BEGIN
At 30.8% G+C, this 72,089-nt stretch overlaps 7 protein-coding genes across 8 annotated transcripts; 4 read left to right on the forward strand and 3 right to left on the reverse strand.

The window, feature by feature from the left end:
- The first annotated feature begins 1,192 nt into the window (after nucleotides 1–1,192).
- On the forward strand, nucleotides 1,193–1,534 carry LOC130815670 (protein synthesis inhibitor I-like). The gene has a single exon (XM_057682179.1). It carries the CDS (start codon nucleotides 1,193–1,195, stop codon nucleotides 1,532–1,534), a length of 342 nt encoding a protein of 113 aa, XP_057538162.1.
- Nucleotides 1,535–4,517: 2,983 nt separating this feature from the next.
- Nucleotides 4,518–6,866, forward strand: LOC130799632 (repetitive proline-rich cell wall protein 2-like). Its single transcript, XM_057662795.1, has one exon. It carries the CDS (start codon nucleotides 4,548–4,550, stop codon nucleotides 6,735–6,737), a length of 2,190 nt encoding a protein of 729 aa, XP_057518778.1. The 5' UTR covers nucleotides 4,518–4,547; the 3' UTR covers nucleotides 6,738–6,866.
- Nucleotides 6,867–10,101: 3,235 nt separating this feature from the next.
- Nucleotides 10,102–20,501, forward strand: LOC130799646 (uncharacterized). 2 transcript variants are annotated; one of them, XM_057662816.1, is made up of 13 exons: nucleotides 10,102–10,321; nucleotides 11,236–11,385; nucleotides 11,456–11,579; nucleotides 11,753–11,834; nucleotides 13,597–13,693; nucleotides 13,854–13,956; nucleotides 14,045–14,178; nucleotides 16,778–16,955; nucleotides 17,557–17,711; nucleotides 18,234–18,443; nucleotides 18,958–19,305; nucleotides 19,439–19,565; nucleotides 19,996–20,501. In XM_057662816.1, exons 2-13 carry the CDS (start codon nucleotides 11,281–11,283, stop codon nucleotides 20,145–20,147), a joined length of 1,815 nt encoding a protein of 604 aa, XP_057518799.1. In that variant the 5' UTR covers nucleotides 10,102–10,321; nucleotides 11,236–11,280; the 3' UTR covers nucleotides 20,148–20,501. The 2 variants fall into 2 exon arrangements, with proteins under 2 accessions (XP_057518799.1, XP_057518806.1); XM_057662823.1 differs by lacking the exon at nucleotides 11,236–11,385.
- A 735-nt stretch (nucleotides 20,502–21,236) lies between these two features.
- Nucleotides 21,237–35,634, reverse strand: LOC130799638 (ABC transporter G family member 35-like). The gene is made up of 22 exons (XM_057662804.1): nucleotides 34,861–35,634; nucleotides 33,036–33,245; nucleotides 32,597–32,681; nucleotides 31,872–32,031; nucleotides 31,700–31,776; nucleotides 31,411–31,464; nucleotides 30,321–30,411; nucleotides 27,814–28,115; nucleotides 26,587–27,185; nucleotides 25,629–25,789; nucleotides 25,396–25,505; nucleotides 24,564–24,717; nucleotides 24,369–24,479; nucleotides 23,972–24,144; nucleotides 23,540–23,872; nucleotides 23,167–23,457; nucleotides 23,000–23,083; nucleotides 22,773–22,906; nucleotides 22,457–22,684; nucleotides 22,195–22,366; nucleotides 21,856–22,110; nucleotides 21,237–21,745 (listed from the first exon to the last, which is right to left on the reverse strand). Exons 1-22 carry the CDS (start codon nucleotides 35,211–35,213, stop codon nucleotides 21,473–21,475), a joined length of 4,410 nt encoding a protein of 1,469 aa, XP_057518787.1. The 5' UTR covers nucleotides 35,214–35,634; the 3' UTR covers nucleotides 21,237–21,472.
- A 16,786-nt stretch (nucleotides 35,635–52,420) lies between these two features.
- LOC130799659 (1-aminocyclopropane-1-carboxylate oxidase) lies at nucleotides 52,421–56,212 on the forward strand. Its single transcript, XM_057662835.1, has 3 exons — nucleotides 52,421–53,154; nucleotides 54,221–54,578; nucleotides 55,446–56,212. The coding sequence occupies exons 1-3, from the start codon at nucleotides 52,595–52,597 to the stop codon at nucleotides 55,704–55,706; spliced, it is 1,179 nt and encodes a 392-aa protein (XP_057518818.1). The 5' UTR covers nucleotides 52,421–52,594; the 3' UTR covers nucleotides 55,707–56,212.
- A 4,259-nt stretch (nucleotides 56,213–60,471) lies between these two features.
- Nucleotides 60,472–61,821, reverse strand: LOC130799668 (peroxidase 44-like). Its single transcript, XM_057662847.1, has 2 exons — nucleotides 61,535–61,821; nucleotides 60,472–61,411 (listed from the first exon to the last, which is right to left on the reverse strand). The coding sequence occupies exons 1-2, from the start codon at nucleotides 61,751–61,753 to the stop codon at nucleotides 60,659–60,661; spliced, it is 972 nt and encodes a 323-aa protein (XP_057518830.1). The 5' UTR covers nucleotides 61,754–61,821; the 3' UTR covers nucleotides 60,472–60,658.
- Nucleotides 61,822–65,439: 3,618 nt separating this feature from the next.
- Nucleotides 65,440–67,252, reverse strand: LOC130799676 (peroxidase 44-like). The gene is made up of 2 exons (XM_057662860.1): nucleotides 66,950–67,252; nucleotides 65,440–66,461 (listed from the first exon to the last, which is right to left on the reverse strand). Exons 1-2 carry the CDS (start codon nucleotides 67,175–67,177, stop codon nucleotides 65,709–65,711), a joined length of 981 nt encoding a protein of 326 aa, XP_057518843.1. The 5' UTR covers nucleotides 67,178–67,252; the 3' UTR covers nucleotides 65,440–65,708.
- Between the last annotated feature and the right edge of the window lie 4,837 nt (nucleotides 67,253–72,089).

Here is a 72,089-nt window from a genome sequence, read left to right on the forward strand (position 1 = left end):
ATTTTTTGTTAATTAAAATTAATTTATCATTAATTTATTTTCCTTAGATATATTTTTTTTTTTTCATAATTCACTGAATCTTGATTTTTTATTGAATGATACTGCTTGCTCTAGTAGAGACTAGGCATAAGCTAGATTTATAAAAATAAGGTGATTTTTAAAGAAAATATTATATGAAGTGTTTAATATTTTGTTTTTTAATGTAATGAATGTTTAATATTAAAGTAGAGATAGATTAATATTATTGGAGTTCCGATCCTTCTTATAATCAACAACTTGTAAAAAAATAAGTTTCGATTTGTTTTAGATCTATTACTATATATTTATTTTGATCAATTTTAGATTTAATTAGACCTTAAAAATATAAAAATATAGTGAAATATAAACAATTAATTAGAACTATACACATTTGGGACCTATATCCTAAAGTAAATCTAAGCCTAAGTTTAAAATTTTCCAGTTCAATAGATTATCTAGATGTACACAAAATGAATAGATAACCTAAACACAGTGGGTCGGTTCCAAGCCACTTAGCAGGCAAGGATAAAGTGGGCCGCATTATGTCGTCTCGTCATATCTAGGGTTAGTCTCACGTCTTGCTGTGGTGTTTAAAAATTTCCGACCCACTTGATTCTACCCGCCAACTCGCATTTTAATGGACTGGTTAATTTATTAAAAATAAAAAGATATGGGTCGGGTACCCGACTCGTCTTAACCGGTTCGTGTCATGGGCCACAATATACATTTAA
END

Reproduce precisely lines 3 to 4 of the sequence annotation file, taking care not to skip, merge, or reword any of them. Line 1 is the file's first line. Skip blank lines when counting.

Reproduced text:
- The first annotated feature begins 1,192 nt into the window (after nucleotides 1–1,192).
- On the forward strand, nucleotides 1,193–1,534 carry LOC130815670 (protein synthesis inhibitor I-like). The gene has a single exon (XM_057682179.1). It carries the CDS (start codon nucleotides 1,193–1,195, stop codon nucleotides 1,532–1,534), a length of 342 nt encoding a protein of 113 aa, XP_057538162.1.